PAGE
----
Warm Water Tenkara: First Impressions
by James Fulmer
Two weeks ago I'd never heard of Tenkara.
Thought I'd share some of my rookie experience, meager as it is. My home water is a pond about ten miles from my house. As a part of an urban park, it gets a lot of attention from picknickers, hikers, and more than a few fisher persons (although I've yet to meet another fly-fisherman). It still manages to support a nice population of small to medium size sunfish and the occasional bigmouth lunker.
I went up there yesterday afternoon with a 13ft Kasugo (6:4) and a 10ft Yokoshima (7:3) received last week from the AllFishBuy folks. (I am, incidently, hoping to get one of the new TenkaraUsa Iwana rods when they become available.) I met a young man at the pond who was eager to show me a photo on his iphone of a bass he caught earlier that day which he figured would go eight pounds. I was thinking more like five, but then if I had caught it, I'd probably go eight myself. I congratulated him with both admiration and envy. I've hooked a few like that, but have not landed one out of this particular fishing hole. (He caught his with a big ugly plastic worm that would haved scared small children.)
I rigged up the Kasugo with about 14ft of 15lb running line. I know this is a lot heavier than is recommended, but I wanted to see how the rod would handle it, and thought the heavy line would better cut through the considerable wind gusts this place gets in the late evening. I tied on a home-made version of the TenkaraBum's killer-bug to couple feet of 5x tippett, attached, in turn, to a few more feet of 1x used as both a taper and a cushion between tippet and running line.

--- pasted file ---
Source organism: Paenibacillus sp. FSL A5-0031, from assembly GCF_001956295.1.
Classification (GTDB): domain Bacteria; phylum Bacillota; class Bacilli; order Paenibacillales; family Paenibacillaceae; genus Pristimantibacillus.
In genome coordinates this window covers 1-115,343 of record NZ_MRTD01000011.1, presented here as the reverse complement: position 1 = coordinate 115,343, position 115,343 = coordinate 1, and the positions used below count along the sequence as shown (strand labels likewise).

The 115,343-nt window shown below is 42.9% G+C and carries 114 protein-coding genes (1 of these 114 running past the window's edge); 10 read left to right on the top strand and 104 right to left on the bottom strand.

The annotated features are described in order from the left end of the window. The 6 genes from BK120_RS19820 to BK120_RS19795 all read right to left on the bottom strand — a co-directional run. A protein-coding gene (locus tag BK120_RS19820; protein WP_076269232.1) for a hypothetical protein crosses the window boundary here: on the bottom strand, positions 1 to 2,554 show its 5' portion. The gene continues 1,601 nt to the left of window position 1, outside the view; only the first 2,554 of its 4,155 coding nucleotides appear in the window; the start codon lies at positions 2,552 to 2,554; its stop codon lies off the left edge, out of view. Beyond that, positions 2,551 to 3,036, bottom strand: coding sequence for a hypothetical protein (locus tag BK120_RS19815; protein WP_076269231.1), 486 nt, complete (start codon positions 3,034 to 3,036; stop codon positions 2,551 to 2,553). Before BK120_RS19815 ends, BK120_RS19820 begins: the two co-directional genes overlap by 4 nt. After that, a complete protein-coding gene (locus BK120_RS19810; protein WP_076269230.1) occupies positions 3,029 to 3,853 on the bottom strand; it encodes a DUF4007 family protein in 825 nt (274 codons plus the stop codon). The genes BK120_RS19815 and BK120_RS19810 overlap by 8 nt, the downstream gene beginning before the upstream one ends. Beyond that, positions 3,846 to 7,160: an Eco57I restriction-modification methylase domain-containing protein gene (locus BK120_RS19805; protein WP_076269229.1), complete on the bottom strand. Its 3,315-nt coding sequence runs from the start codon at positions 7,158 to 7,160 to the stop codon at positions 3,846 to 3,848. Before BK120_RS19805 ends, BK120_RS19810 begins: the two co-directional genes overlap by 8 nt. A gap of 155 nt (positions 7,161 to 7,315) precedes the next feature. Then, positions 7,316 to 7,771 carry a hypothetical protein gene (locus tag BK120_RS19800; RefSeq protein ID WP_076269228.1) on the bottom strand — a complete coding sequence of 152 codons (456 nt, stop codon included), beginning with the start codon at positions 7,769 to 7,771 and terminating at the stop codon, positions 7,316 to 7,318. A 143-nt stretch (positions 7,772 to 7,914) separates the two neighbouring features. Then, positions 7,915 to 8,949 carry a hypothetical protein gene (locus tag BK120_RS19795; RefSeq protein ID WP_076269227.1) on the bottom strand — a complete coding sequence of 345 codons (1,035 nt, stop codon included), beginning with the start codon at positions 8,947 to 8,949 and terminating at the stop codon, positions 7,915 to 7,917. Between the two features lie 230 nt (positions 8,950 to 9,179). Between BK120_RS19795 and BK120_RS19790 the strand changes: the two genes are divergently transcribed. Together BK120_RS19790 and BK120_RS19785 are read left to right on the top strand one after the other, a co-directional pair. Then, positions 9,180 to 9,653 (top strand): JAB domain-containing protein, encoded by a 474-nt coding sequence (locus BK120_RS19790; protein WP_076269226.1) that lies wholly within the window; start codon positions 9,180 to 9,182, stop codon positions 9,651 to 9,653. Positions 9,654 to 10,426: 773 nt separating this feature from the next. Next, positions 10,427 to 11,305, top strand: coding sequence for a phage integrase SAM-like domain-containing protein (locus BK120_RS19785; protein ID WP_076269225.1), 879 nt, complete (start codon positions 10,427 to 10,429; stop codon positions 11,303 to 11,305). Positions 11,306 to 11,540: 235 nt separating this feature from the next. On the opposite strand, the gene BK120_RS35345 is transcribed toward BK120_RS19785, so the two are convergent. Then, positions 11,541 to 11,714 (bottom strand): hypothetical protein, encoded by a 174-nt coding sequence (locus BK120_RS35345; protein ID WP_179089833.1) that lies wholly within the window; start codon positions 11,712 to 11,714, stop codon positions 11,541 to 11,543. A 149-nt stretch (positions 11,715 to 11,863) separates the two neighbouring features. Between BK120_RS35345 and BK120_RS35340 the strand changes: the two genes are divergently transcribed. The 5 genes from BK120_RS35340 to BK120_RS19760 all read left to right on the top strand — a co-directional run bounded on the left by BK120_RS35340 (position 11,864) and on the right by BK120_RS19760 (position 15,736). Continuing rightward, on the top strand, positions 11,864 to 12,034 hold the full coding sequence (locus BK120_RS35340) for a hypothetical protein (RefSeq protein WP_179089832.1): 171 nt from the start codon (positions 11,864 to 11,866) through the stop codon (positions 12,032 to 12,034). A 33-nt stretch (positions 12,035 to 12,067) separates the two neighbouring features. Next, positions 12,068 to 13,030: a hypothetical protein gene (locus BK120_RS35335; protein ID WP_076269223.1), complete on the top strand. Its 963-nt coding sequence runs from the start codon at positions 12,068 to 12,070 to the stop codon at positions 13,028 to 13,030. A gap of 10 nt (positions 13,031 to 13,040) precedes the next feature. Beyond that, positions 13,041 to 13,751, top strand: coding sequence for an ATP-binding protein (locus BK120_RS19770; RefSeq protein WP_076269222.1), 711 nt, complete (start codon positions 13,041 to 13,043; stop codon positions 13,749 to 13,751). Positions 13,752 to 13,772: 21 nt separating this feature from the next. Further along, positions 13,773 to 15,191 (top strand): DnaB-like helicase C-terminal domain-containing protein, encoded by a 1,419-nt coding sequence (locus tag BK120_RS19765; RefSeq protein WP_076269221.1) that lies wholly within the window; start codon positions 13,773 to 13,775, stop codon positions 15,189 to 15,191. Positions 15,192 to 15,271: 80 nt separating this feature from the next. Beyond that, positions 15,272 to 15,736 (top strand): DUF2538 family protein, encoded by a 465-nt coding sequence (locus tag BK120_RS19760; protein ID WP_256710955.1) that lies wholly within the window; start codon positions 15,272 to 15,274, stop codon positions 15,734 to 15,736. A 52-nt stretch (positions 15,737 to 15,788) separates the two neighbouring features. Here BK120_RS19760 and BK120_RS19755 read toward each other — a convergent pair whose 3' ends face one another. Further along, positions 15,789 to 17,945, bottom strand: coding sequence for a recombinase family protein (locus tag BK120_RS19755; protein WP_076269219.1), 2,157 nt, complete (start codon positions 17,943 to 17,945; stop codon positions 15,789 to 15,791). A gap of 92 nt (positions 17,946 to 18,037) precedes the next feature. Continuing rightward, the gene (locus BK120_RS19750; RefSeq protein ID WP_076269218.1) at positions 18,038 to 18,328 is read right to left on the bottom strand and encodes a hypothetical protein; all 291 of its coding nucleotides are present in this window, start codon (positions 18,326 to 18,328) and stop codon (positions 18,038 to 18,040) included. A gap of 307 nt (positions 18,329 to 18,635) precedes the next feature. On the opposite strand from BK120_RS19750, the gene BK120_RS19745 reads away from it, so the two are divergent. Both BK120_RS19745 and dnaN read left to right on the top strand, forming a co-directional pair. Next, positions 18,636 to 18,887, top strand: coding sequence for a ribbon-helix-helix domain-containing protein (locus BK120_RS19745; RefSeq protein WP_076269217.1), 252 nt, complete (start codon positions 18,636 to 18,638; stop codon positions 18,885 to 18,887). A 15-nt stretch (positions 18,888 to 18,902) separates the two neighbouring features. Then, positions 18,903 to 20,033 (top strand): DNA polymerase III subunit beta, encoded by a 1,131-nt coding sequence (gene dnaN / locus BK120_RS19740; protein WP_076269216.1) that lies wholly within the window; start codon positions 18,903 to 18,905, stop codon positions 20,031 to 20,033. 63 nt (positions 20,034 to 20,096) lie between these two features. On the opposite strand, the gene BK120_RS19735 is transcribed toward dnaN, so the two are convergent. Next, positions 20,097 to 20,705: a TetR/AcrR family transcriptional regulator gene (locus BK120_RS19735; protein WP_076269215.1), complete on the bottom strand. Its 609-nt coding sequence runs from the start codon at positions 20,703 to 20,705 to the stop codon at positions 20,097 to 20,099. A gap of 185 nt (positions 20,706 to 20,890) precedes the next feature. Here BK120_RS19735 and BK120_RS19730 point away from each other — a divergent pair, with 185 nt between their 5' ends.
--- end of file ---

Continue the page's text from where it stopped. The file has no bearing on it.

I've had many fine days on these waters, and this one ranks with the best. Let me share a few impressions:
1. The soft tip of the tenkara rod does not transfer the electric jolt of a stiffer-tipped fly rod, but it detects the soft strikes better. And yesterday 3/4 of the strikes were soft. I doubt I'd have noticed half of them with my other rods.
2. Fish tend to throw the hook less with the tenkara rod. Again, I think the soft tip does not allow the fish to get enough purchase on the hook to throw it. I didn't count, but I'm pretty sure my hook-up to landing ratio improved by about 50 per cent.
3. Roll casting is ideal with a tenkara rod. This a great way to cut through and under the wind, and if you remember to get the line out of the water and load only with the tippet, you can get a fairly delicate presentation.
4. There are limitations. I hooked up with a five plus pounder and had a major thrill for a heart-stopping ten seconds or so. I know it was five plus because it snapped my 5lb tippet cleanly like it was a wet noodle. More skill, more experience, and a whole lotta luck might have allowed me to land it, but I kinda doubt it. Tenkara, perhaps, is not made for the monsters.
I could go on, but I've blabbered enough. I can hardly wait to try the lighter lines and smaller rods on the tiny trout streams I am partial towards.
“The bitterness of poor quality remains long after the sweetness of low price is forgotten” – Benjamin Franklin
"Study to be quiet." - Izaak Walton 1653
"Be sure in casting, that your fly fall first into the water, for if the line fall first, it scares or frightens the fish..." Col. Robert Venables 1662
The hooks are sharp.
The coffee's hot.
The fish are slippery when wet.
Beware of the Dogma